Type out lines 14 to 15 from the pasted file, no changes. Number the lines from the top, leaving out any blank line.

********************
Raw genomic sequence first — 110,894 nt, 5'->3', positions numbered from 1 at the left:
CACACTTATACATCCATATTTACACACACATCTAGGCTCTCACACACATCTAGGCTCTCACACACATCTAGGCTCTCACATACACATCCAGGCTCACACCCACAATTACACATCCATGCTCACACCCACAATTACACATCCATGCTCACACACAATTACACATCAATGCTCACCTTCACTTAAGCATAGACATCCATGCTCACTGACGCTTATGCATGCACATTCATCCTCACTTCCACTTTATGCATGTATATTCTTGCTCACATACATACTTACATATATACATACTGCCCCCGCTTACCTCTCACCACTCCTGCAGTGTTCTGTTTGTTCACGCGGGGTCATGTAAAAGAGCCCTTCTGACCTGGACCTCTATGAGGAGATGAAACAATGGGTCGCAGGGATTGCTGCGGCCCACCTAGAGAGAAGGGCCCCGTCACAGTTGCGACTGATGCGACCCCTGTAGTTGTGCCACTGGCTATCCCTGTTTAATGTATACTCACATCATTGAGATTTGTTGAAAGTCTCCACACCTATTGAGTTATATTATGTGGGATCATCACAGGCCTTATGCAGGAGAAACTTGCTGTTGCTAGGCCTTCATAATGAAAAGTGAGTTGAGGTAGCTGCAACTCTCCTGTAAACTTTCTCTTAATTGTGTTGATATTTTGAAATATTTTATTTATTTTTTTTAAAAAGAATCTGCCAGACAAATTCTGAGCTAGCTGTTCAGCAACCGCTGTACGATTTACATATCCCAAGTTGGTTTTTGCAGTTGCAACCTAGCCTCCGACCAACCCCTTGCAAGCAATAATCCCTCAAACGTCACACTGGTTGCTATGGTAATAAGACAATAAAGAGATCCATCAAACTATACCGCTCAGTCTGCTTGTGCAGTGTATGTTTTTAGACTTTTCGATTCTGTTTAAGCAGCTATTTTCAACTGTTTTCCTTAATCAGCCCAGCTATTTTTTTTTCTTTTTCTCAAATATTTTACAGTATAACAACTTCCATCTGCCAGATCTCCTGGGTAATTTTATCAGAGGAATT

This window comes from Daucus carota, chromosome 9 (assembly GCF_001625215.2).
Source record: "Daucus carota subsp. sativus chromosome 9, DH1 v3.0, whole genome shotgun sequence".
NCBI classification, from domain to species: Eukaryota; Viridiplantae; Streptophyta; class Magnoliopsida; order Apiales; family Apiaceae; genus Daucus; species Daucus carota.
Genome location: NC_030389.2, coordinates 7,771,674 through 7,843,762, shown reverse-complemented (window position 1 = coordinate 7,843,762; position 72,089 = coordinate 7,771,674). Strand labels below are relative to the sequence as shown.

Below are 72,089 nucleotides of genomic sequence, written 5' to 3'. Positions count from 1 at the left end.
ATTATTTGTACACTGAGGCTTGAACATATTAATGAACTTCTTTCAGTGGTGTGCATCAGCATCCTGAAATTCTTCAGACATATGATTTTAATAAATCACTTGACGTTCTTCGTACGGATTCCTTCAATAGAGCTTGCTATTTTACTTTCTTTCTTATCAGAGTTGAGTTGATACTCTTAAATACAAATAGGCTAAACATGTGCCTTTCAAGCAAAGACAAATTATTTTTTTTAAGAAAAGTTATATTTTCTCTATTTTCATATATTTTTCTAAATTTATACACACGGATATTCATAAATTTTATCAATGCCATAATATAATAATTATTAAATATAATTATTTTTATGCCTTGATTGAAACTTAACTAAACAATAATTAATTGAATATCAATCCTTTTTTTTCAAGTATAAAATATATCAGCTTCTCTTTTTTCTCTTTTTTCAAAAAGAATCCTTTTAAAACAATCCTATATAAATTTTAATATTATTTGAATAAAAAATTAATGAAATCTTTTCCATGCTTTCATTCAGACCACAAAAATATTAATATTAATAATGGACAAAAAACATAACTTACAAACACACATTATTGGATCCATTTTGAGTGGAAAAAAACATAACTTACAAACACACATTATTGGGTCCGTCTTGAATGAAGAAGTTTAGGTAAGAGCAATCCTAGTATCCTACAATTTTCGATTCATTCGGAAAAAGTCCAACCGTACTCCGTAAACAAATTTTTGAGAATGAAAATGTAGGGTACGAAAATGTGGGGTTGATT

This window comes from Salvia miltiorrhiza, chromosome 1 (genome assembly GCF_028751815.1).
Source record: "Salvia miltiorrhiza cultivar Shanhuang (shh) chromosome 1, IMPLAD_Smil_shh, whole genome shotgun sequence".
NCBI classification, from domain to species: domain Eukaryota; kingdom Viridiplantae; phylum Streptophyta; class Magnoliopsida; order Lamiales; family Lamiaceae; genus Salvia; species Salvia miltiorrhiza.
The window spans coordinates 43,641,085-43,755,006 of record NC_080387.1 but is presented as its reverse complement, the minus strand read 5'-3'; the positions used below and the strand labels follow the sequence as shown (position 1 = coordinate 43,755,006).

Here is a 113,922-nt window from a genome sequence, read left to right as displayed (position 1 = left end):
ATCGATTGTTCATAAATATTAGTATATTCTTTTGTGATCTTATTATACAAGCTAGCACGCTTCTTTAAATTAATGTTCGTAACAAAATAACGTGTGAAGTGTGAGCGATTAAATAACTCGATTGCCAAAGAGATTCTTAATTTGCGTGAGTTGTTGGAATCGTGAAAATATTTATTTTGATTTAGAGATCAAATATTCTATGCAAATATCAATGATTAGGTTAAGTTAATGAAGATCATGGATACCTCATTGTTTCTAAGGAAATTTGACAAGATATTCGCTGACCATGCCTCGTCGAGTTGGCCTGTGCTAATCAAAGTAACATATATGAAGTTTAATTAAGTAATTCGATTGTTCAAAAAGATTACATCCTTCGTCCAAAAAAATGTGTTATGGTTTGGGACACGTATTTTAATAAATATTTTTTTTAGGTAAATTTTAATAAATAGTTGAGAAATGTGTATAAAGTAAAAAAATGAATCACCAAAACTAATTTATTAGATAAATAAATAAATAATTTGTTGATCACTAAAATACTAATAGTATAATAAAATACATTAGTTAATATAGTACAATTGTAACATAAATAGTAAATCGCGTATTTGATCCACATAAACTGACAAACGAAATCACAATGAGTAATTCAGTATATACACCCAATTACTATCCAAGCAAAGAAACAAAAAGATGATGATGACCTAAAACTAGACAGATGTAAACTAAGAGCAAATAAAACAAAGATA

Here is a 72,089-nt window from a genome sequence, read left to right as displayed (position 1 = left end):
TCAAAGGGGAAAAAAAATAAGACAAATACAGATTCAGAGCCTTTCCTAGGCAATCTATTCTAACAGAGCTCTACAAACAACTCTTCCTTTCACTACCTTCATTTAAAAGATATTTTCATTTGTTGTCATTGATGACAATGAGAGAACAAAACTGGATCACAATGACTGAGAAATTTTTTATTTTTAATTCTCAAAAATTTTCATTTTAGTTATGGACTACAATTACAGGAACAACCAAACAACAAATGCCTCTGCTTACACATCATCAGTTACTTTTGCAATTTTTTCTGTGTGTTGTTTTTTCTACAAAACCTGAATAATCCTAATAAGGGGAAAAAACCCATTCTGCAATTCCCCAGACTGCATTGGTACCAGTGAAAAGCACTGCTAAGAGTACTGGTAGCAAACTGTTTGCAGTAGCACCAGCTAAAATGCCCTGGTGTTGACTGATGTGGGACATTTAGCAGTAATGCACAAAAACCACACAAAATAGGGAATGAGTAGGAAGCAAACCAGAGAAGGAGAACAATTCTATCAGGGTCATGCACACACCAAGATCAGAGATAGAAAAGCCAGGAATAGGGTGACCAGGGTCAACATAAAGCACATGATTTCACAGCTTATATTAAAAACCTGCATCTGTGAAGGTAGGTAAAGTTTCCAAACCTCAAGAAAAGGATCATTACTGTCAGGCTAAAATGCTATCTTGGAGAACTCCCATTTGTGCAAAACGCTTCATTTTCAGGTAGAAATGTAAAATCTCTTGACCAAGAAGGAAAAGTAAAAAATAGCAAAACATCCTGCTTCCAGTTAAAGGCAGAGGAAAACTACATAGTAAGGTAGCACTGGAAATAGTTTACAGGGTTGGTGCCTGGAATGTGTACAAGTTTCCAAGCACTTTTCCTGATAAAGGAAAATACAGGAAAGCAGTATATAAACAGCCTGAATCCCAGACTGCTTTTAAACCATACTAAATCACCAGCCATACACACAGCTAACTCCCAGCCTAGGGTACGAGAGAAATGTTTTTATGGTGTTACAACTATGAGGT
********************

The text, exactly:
ATCGATTGTTCATAAATATTAGTATATTCTTTTGTGATCTTATTATACAAGCTAGCACGCTTCTTTAAATTAATGTTCGTAACAAAATAACGTGTGAAGTGTGAGCGATTAAATAACTCGATTGCCAAAGAGATTCTTAATTTGCGTGAGTTGTTGGAATCGTGAAAATATTTATTTTGATTTAGAGATCAAATATTCTATGCAAATATCAATGATTAGGTTAAGTTAATGAAGATCATGGATACCTCATTGTTTCTAAGGAAATTTGACAAGATATTCGCTGACCATGCCTCGTCGAGTTGGCCTGTGCTAATCAAAGTAACATATATGAAGTTTAATTAAGTAATTCGATTGTTCAAAAAGATTACATCCTTCGTCCAAAAAAATGTGTTATGGTTTGGGACACGTATTTTAATAAATATTTTTTTTAGGTAAATTTTAATAAATAGTTGAGAAATGTGTATAAAGTAAAAAAATGAATCACCAAAACTAATTTATTAGATAAATAAATAAATAATTTGTTGATCACTAAAATACTAATAGTATAATAAAATACATTAGTTAATATAGTACAATTGTAACATAAATAGTAAATCGCGTATTTGATCCACATAAACTGACAAACGAAATCACAATGAGTAATTCAGTATATACACCCAATTACTATCCAAGCAAAGAAACAAAAAGATGATGATGACCTAAAACTAGACAGATGTAAACTAAGAGCAAATAAAACAAAGATA

Here is a 72,089-nt window from a genome sequence, read left to right as displayed (position 1 = left end):